Assistant Professor JooYoung Seo has received a $5,000 grant from the nonprofit organization Teach Access to develop and implement a new accessibility module. Seo was one of 19 recipients nationwide who were awarded a faculty grant to infuse accessibility into curricula by creating "modules, presentations, exercises, or curriculum enhancements centered around the fundamental concepts and skills of accessible design and development."
Seo's module will be integrated into his course, Introduction to Data Science (IS 407), and cover topics such as accessible data visualization, multimodal data representation, and accessible data reproducibility. Students will learn how to incorporate multimodal data representations—such as data verbal description, data sonification, and data tactilization—into their data storytelling process and how to integrate accessibility into standard reproducible data workflows using tools such as R Markdown, Jupyter Notebooks, Interactive Shiny dashboard, and Quarto.
As part of the grant requirements, recipients will add their new materials to the Teach Access Curriculum Repository, which will be freely available to anyone interested in utilizing curricula to teach accessibility. Seo will also share the accessibility module on GitHub as an open-source project, in order to foster its adoption by the wider community.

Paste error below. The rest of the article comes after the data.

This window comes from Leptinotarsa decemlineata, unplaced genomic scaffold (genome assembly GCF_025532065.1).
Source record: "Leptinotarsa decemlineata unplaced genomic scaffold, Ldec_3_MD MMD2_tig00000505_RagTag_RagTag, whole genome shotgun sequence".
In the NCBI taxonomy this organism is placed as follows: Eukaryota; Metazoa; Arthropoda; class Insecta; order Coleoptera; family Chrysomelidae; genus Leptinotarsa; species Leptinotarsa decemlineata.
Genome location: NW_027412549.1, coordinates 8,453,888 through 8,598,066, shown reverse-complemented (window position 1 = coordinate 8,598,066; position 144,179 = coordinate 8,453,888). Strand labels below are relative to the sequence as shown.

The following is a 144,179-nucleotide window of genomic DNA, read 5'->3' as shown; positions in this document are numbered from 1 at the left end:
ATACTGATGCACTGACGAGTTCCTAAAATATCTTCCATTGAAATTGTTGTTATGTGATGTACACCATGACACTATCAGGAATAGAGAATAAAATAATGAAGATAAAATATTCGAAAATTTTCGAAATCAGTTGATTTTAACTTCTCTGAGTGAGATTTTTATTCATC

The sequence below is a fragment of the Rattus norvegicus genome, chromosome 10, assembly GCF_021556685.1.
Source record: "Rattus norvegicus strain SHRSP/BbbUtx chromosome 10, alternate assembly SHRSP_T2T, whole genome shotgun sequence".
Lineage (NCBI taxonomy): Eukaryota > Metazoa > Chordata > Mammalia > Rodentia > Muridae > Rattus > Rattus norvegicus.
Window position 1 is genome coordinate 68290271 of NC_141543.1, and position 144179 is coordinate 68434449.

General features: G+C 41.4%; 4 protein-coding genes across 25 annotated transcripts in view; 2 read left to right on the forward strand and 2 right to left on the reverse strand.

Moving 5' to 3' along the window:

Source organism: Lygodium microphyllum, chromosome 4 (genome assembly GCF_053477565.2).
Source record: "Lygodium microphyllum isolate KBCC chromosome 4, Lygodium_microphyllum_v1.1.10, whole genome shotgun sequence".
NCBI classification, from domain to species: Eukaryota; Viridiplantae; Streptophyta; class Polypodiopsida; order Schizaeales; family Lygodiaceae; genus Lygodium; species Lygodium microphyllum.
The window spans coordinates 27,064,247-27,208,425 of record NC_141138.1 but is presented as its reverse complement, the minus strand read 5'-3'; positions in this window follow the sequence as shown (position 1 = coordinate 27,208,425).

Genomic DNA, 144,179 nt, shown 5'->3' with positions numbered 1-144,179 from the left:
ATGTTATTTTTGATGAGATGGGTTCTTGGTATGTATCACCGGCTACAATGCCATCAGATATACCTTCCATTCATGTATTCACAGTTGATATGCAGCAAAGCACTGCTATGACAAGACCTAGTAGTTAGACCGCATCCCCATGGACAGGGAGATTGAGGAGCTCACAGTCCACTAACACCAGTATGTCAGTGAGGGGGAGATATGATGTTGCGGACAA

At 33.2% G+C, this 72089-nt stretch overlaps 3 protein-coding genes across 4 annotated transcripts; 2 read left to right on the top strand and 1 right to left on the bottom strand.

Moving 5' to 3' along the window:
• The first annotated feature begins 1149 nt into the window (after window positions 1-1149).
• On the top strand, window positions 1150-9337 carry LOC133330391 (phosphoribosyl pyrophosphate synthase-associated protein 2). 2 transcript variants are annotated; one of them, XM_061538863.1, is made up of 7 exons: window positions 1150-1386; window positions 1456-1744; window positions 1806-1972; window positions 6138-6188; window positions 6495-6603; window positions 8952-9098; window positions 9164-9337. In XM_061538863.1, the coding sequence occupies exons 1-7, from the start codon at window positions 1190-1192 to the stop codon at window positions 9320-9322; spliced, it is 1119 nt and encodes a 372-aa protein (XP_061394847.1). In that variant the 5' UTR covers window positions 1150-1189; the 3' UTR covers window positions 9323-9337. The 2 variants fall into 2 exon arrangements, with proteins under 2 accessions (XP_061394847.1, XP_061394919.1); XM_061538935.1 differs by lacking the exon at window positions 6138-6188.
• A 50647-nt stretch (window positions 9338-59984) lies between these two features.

"As an educator, my mission is to ensure that the beauty of data science is accessible to all," said Seo. "This new module, supported by the generous Teach Access grant, will provide a unique opportunity for students to understand and integrate accessibility in their data visualization and storytelling process. It's not just about learning a skill—it's about fostering an inclusive perspective that considers diverse audience experiences in every step of data processing. I believe this approach will widen their understanding and consideration of accessible user experiences in their future careers in the field."
Seo is an RStudio double-certified data science instructor and accessibility expert who is certified by the International Association of Accessibility Professionals (IAAP). His research focuses on how to make computational literacy more accessible to people with dis/abilities using multimodal data representation. He earned his PhD from the Learning, Design, and Technology Program at Pennsylvania State University.